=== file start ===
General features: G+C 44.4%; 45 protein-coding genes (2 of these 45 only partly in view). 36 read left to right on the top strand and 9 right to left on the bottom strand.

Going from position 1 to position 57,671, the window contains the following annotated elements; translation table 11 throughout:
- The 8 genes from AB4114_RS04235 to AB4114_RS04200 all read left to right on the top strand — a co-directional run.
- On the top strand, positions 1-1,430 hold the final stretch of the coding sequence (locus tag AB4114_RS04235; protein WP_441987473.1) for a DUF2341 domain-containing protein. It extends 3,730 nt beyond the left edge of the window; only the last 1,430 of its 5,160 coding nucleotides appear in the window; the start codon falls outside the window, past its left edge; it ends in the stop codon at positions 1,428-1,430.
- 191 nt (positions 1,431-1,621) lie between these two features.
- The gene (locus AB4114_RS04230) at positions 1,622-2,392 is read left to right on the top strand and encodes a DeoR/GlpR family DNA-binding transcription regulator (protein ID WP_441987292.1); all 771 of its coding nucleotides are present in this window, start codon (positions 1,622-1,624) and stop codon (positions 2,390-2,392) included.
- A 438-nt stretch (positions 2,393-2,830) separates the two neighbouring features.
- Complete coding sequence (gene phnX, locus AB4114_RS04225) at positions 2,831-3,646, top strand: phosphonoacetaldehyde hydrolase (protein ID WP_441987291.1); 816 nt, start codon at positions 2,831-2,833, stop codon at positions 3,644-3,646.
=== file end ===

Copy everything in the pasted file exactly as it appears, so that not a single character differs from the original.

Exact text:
General features: G+C 44.4%; 45 protein-coding genes (2 of these 45 only partly in view). 36 read left to right on the top strand and 9 right to left on the bottom strand.

Going from position 1 to position 57,671, the window contains the following annotated elements; translation table 11 throughout:
- The 8 genes from AB4114_RS04235 to AB4114_RS04200 all read left to right on the top strand — a co-directional run.
- On the top strand, positions 1-1,430 hold the final stretch of the coding sequence (locus tag AB4114_RS04235; protein WP_441987473.1) for a DUF2341 domain-containing protein. It extends 3,730 nt beyond the left edge of the window; only the last 1,430 of its 5,160 coding nucleotides appear in the window; the start codon falls outside the window, past its left edge; it ends in the stop codon at positions 1,428-1,430.
- 191 nt (positions 1,431-1,621) lie between these two features.
- The gene (locus AB4114_RS04230) at positions 1,622-2,392 is read left to right on the top strand and encodes a DeoR/GlpR family DNA-binding transcription regulator (protein ID WP_441987292.1); all 771 of its coding nucleotides are present in this window, start codon (positions 1,622-1,624) and stop codon (positions 2,390-2,392) included.
- A 438-nt stretch (positions 2,393-2,830) separates the two neighbouring features.
- Complete coding sequence (gene phnX, locus AB4114_RS04225) at positions 2,831-3,646, top strand: phosphonoacetaldehyde hydrolase (protein ID WP_441987291.1); 816 nt, start codon at positions 2,831-2,833, stop codon at positions 3,644-3,646.